So, you've finished your book, what next? Before you start querying - or self-publishing - it's vital that you get an editor to look over your work and make it as polished as possible! However, there are sooo many different editors offering various services, that it can be very confusing to know which one to go for! So which one do you choose? Luckily for you, our guide below spells it all out for you! Keep reading to see the five top types of editing and see which one suits you...
If you want feedback on a manuscript that is not quite ready, then an editorial assessment is what you're looking for.
An editorial assessment will look at the overall plot of your manuscript and provide a report with feedback on any issues. It doesn't have the detail or separate reports included in a full developmental edit (see below!) but it does give an unfinished manuscript guidance and an independent, professional viewpoint. This is perfect if you are in the early stages of writing and want some feedback before continuing down a certain path!
Developmental Editing (Substantive/Content Editing)
Developmental, substantive and content editing are all the same thing. This is the first step in the editing process as it will flesh out the plot and make your story really shine.
A developmental edit basically means the editor will provide detailed feedback on the big issues within your story. All of the elements of your story will be reviewed. They will refine your ideas, shape narrative. review character inconsistencies and also make you aware of plot holes! Each scene, as well as each character, is dissected and checked for value.
The editor will provide an editorial report which will have a running commentary on the story. This should include both positive and negative critique. They will also provide an annotated manuscript - a marked-up version of the story. This will have more specific suggestions for fixing anything the editor thinks is an issue.
So this one does what it says on the tin. It's all about story structure! How do the chapters work together? Should they be shorter or longer? Is more back story required? Does anything need to be expanded on? Or even deleted all together?
A structural editor will ask all of these questions and more when reviewing your manuscript. This type of review would be included in a developmental edit, however if you have concerns about your structure specifically then this is probably the best initial edit for you.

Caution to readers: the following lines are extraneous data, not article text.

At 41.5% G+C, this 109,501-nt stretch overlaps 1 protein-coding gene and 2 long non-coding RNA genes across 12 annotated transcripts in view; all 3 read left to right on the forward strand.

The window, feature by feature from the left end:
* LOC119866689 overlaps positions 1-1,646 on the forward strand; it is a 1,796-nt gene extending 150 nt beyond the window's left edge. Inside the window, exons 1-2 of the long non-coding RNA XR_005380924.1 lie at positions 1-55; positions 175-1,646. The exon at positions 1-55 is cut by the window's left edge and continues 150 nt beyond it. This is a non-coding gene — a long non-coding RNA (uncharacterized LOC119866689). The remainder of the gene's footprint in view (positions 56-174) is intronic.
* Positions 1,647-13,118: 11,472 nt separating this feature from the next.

Copy Editing (Line/Mechanical Editing)
Also sometimes known as line editing or mechanical editing, copy editing is the next step ONCE you are certain that the story reads write and the structure and plot are perfect!
This is a must to bringing your story to a professional standard. This is the edit which goes into all the niggly bits to ensure consistency, clarity and cohesiveness. There are a number of items reviewed during a copy edit, which centres around spelling, grammar, misused or misunderstood words, capital letters, point of view discrepancies and dialogue.
The copy editor will look at all of the minute details which were not reviewed during the developmental editing stage and is vital to a published manuscript. You want the reader to concentrate on and engage with the story - not put up with lots of minor mistakes. Even editor's will get their writing checked by an editor!
Side note: Line editing is slightly different, though often interchangeably used when discussing copy editing. Line editing concentrates on the flow of prose and content specifically. For example, point of view, descriptions and tense, as opposed to including everything a copy edit does. This is more about the creative content, than the minute details.
The final stage of editing! This is my personal favourite - knowing I'm close to the end of editing my story is a great feeling. Proofreaders review the final version of your manuscript to double check all is perfect and fits with your style sheet (more on this in a minute).
Proofreaders are extremely meticulous because they know this is the final edit before going to print. They need to review every minute detail - the ones so small that they were missed the first time around. Most proofreaders will work from a physical print out of your story so they can clearly outline any mistakes or issues - it is easier to spot issues this way as well as easier to highlight them! Again, grammar, spelling, word breaks, typography will all be double checked to make sure it is 100% perfect.
The style sheet (told you!) is a sheet which tells the proofreader what your own style is for this particular novel. For example, if you needed to invent a word (or world) for your story, you will need to make the proofreader aware of this word and what it means. Otherwise they will be unable to check its' proper usage within the manuscript.
The proofreader will give you a marked-up version of your manuscript for you to amend any errors they have picked up on. At this stage, your story should be polished to perfection and ready to go!
There are other types of editing but these main types will get you right up to professional standard for querying or self-publishing. If you are looking to go the traditional route, the publisher will have their own editors however you are far more likely to get picked up by an agent or publisher if your story is as perfect as possible.